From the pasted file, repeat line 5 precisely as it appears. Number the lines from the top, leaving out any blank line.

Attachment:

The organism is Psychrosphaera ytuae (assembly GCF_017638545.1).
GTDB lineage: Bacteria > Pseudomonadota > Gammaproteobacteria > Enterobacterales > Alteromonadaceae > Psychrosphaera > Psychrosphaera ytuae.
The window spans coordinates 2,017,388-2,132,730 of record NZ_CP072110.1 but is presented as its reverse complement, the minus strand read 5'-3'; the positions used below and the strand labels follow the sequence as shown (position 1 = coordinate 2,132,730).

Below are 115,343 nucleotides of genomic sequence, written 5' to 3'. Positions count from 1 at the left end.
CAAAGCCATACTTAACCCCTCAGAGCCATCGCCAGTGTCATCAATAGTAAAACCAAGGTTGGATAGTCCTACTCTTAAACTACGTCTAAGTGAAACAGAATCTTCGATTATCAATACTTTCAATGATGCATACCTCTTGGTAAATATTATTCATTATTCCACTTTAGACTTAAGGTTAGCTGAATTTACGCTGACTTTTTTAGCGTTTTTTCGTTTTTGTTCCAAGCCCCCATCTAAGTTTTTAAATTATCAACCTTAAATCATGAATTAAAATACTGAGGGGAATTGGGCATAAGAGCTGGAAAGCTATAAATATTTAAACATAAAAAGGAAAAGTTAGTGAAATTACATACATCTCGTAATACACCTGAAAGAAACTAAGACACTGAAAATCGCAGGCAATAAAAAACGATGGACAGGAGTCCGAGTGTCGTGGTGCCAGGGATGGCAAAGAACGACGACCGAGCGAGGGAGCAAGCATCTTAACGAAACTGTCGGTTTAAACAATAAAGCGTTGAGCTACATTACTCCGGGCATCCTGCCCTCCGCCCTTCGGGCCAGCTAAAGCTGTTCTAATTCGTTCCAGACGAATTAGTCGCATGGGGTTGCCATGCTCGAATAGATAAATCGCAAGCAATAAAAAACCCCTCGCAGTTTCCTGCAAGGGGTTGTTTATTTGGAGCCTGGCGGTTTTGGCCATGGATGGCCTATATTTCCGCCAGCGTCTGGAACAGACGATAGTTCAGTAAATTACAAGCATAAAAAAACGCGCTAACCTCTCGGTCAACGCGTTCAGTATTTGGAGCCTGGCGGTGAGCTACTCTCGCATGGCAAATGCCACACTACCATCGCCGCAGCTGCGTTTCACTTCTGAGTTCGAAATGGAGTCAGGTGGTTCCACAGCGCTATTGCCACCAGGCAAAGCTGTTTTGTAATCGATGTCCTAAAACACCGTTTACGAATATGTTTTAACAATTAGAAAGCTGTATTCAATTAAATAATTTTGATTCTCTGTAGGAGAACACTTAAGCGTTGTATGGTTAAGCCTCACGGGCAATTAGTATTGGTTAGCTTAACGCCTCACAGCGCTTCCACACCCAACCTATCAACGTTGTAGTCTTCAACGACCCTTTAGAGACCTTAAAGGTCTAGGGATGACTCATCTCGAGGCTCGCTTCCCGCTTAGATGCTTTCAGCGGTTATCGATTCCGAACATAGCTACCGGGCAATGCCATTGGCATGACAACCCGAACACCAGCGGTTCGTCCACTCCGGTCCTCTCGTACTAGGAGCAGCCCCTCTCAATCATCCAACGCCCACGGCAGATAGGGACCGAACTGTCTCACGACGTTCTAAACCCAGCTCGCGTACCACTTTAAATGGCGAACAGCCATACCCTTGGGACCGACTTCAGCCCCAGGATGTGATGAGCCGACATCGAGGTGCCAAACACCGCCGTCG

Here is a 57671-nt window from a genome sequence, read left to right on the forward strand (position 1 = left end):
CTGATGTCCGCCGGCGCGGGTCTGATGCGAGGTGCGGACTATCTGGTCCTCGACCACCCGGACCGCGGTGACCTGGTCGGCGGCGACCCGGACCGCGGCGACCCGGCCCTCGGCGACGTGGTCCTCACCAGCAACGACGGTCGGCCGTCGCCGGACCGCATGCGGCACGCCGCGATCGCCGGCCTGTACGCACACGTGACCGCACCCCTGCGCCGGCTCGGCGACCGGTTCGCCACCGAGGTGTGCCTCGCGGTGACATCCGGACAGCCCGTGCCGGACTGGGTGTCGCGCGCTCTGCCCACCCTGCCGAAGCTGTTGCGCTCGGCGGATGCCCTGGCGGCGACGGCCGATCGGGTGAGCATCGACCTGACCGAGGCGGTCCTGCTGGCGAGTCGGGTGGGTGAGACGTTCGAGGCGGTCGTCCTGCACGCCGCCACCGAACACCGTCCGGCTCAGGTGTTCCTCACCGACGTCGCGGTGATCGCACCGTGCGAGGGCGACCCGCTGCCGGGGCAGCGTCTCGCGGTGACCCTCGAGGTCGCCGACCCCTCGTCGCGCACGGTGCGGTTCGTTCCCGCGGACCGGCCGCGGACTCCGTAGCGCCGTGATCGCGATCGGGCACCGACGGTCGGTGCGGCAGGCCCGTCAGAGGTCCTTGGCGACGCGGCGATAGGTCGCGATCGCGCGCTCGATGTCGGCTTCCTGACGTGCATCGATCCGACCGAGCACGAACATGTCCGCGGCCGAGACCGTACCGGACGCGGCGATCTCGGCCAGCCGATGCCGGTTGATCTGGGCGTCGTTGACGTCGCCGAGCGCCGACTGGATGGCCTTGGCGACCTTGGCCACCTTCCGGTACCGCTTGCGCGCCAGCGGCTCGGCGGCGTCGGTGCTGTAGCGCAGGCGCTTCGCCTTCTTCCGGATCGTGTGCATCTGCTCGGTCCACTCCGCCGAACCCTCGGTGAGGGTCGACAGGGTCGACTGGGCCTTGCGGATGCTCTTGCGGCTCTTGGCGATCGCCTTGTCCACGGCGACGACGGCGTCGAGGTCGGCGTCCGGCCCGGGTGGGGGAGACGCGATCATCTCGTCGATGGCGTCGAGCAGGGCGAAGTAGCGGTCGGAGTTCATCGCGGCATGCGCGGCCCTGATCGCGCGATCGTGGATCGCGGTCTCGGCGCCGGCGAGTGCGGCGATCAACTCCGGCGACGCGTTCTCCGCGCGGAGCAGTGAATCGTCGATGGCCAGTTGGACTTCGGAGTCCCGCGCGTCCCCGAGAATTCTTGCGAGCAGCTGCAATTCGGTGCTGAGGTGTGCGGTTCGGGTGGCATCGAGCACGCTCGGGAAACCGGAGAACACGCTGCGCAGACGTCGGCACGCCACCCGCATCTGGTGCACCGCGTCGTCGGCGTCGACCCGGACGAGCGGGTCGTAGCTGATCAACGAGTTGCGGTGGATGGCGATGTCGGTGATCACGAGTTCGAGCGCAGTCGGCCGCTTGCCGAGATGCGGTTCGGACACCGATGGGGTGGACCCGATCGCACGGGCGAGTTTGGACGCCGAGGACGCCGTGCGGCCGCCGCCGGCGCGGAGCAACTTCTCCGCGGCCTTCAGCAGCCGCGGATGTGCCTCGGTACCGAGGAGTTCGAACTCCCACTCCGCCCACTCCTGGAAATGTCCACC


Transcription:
CAAAGCCATACTTAACCCCTCAGAGCCATCGCCAGTGTCATCAATAGTAAAACCAAGGTTGGATAGTCCTACTCTTAAACTACGTCTAAGTGAAACAGAATCTTCGATTATCAATACTTTCAATGATGCATACCTCTTGGTAAATATTATTCATTATTCCACTTTAGACTTAAGGTTAGCTGAATTTACGCTGACTTTTTTAGCGTTTTTTCGTTTTTGTTCCAAGCCCCCATCTAAGTTTTTAAATTATCAACCTTAAATCATGAATTAAAATACTGAGGGGAATTGGGCATAAGAGCTGGAAAGCTATAAATATTTAAACATAAAAAGGAAAAGTTAGTGAAATTACATACATCTCGTAATACACCTGAAAGAAACTAAGACACTGAAAATCGCAGGCAATAAAAAACGATGGACAGGAGTCCGAGTGTCGTGGTGCCAGGGATGGCAAAGAACGACGACCGAGCGAGGGAGCAAGCATCTTAACGAAACTGTCGGTTTAAACAATAAAGCGTTGAGCTACATTACTCCGGGCATCCTGCCCTCCGCCCTTCGGGCCAGCTAAAGCTGTTCTAATTCGTTCCAGACGAATTAGTCGCATGGGGTTGCCATGCTCGAATAGATAAATCGCAAGCAATAAAAAACCCCTCGCAGTTTCCTGCAAGGGGTTGTTTATTTGGAGCCTGGCGGTTTTGGCCATGGATGGCCTATATTTCCGCCAGCGTCTGGAACAGACGATAGTTCAGTAAATTACAAGCATAAAAAAACGCGCTAACCTCTCGGTCAACGCGTTCAGTATTTGGAGCCTGGCGGTGAGCTACTCTCGCATGGCAAATGCCACACTACCATCGCCGCAGCTGCGTTTCACTTCTGAGTTCGAAATGGAGTCAGGTGGTTCCACAGCGCTATTGCCACCAGGCAAAGCTGTTTTGTAATCGATGTCCTAAAACACCGTTTACGAATATGTTTTAACAATTAGAAAGCTGTATTCAATTAAATAATTTTGATTCTCTGTAGGAGAACACTTAAGCGTTGTATGGTTAAGCCTCACGGGCAATTAGTATTGGTTAGCTTAACGCCTCACAGCGCTTCCACACCCAACCTATCAACGTTGTAGTCTTCAACGACCCTTTAGAGACCTTAAAGGTCTAGGGATGACTCATCTCGAGGCTCGCTTCCCGCTTAGATGCTTTCAGCGGTTATCGATTCCGAACATAGCTACCGGGCAATGCCATTGGCATGACAACCCGAACACCAGCGGTTCGTCCACTCCGGTCCTCTCGTACTAGGAGCAGCCCCTCTCAATCATCCAACGCCCACGGCAGATAGGGACCGAACTGTCTCACGACGTTCTAAACCCAGCTCGCGTACCACTTTAAATGGCGAACAGCCATACCCTTGGGACCGACTTCAGCCCCAGGATGTGATGAGCCGACATCGAGGTGCCAAACACCGCCGTCG